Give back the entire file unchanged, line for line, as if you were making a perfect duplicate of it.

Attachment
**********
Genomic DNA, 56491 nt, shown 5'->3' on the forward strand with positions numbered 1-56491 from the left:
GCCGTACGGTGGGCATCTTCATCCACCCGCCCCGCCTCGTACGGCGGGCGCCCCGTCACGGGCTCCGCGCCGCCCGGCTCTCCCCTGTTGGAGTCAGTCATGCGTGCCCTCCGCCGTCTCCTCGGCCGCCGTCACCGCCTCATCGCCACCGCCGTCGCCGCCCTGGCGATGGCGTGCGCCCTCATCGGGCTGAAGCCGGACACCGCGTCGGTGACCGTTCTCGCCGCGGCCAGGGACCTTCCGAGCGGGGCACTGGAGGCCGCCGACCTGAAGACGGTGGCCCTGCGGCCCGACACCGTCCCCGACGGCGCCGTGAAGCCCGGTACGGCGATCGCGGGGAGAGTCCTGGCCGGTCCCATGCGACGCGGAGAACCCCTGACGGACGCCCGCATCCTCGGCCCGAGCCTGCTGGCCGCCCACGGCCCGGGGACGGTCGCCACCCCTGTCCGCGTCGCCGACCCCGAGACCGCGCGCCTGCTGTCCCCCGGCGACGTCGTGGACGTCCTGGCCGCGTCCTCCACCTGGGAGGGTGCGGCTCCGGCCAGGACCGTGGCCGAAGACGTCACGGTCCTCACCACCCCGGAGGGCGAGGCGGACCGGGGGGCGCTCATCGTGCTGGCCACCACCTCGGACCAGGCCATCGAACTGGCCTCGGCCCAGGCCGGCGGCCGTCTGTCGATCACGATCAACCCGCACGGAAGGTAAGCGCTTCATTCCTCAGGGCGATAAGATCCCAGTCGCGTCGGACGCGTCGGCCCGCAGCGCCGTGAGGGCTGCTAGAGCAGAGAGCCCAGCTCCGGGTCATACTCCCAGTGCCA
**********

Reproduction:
Genomic DNA, 56491 nt, shown 5'->3' on the forward strand with positions numbered 1-56491 from the left:
GCCGTACGGTGGGCATCTTCATCCACCCGCCCCGCCTCGTACGGCGGGCGCCCCGTCACGGGCTCCGCGCCGCCCGGCTCTCCCCTGTTGGAGTCAGTCATGCGTGCCCTCCGCCGTCTCCTCGGCCGCCGTCACCGCCTCATCGCCACCGCCGTCGCCGCCCTGGCGATGGCGTGCGCCCTCATCGGGCTGAAGCCGGACACCGCGTCGGTGACCGTTCTCGCCGCGGCCAGGGACCTTCCGAGCGGGGCACTGGAGGCCGCCGACCTGAAGACGGTGGCCCTGCGGCCCGACACCGTCCCCGACGGCGCCGTGAAGCCCGGTACGGCGATCGCGGGGAGAGTCCTGGCCGGTCCCATGCGACGCGGAGAACCCCTGACGGACGCCCGCATCCTCGGCCCGAGCCTGCTGGCCGCCCACGGCCCGGGGACGGTCGCCACCCCTGTCCGCGTCGCCGACCCCGAGACCGCGCGCCTGCTGTCCCCCGGCGACGTCGTGGACGTCCTGGCCGCGTCCTCCACCTGGGAGGGTGCGGCTCCGGCCAGGACCGTGGCCGAAGACGTCACGGTCCTCACCACCCCGGAGGGCGAGGCGGACCGGGGGGCGCTCATCGTGCTGGCCACCACCTCGGACCAGGCCATCGAACTGGCCTCGGCCCAGGCCGGCGGCCGTCTGTCGATCACGATCAACCCGCACGGAAGGTAAGCGCTTCATTCCTCAGGGCGATAAGATCCCAGTCGCGTCGGACGCGTCGGCCCGCAGCGCCGTGAGGGCTGCTAGAGCAGAGAGCCCAGCTCCGGGTCATACTCCCAGTGCCA